At some point of time we’ve all found ourselves struggling with a PPT and preparing to overcome anxiety before a big presentation. Presentation skills have become a part and parcel of having a job, in most situations, which might be a struggle for those of us whose education didn’t include a lot of extempore speaking and poetry recitation.
Still, like everything else, presentation skills are grown over the years, especially through practice. Here are some ways to not just get through that presentation, but to also do it satisfactorily:
Arrange your slides in a logical sequence of thought.
Slide shows are as much a benefit to you as your audience. Make your slides a way to peg thoughts and to move forward in a unified narrative. So, rather than arranging them as a series of parallel ideas, try and make a single flow that moves towards a coherent conclusion.
Try it out on someone who’s not connected with the work itself.
One of the best testing grounds for a presentation is the unconnected observer. If you can manage to get this person, family or friend, to stay interested and to understand at least the basics of what you’re presenting, then you know you’re on to something.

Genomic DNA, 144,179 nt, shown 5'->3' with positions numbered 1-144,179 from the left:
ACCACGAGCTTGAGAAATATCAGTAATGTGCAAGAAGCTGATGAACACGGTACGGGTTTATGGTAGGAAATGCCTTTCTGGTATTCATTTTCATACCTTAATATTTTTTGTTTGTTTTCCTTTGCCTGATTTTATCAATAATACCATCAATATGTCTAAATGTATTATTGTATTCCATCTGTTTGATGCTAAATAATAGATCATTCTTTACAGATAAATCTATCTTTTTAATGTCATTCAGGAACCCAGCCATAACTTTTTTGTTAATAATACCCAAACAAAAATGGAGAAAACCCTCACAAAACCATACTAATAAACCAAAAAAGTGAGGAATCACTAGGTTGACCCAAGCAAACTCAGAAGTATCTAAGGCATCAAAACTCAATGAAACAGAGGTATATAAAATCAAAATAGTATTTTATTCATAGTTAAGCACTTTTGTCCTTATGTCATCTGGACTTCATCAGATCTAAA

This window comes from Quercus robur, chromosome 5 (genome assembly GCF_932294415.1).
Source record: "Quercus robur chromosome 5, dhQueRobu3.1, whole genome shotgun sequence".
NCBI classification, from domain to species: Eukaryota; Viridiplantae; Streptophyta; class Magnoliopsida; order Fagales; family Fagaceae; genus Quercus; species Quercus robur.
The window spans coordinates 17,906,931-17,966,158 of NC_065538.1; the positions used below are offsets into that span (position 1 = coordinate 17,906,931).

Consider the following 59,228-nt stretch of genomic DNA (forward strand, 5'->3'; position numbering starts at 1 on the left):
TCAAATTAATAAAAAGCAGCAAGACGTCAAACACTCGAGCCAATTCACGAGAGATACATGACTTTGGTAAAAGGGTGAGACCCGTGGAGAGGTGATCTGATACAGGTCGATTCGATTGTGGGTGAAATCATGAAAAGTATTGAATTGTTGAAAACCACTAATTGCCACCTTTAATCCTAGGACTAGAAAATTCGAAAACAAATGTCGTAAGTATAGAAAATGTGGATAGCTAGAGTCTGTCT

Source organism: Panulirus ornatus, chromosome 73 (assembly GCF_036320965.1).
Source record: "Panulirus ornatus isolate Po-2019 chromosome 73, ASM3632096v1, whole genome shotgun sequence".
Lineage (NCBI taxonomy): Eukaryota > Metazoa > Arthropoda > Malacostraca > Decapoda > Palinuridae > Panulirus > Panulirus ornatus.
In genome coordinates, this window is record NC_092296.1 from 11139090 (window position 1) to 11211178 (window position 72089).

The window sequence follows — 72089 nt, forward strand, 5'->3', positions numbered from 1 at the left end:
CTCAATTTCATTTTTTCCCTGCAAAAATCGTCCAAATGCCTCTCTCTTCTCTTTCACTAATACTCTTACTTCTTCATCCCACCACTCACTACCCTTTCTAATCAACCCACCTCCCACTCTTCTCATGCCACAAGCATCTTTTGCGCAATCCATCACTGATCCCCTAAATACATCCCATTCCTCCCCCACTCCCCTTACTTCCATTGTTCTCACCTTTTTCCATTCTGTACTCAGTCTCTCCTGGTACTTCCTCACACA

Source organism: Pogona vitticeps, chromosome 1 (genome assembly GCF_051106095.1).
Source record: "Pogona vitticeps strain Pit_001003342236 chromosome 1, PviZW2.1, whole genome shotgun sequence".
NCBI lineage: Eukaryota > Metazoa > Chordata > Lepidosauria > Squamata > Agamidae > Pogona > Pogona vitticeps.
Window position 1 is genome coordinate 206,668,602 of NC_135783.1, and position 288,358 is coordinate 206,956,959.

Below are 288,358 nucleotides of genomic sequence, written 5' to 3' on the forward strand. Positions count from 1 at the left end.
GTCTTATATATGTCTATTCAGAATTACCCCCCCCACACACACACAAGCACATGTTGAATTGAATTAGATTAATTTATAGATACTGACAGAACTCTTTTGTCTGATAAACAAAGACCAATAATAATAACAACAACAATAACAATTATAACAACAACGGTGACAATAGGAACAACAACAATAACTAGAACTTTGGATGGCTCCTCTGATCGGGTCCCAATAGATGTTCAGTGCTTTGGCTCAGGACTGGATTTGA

Make eye contact with your audience.
It’s tempting to focus on your notes or to mumble at your slides, but it’s surprisingly encouraging to make eye contact with your audience instead. It reminds you that you’re talking to people, just like yourself, and that you’re being heard.
Make it interactive.
An interactive presentation that requires some bouncing of ideas or Q&A with your audience really helps with keeping people awake and engaged. It’s also a great way to add to and develop your thought process.
Breathe slow, breathe deep.
Once you’re up in front of people, it’s important to keep yourself in a relative state of calm. If you find yourself gasping for breath then you know that you’ve started speaking too fast or too long. Take slow breaths, finish your sentences, and give yourself the space to move forward.
Remember, presentation skills are useful tools to develop throughout your work life. An engaged and responsive audience is also its own reward.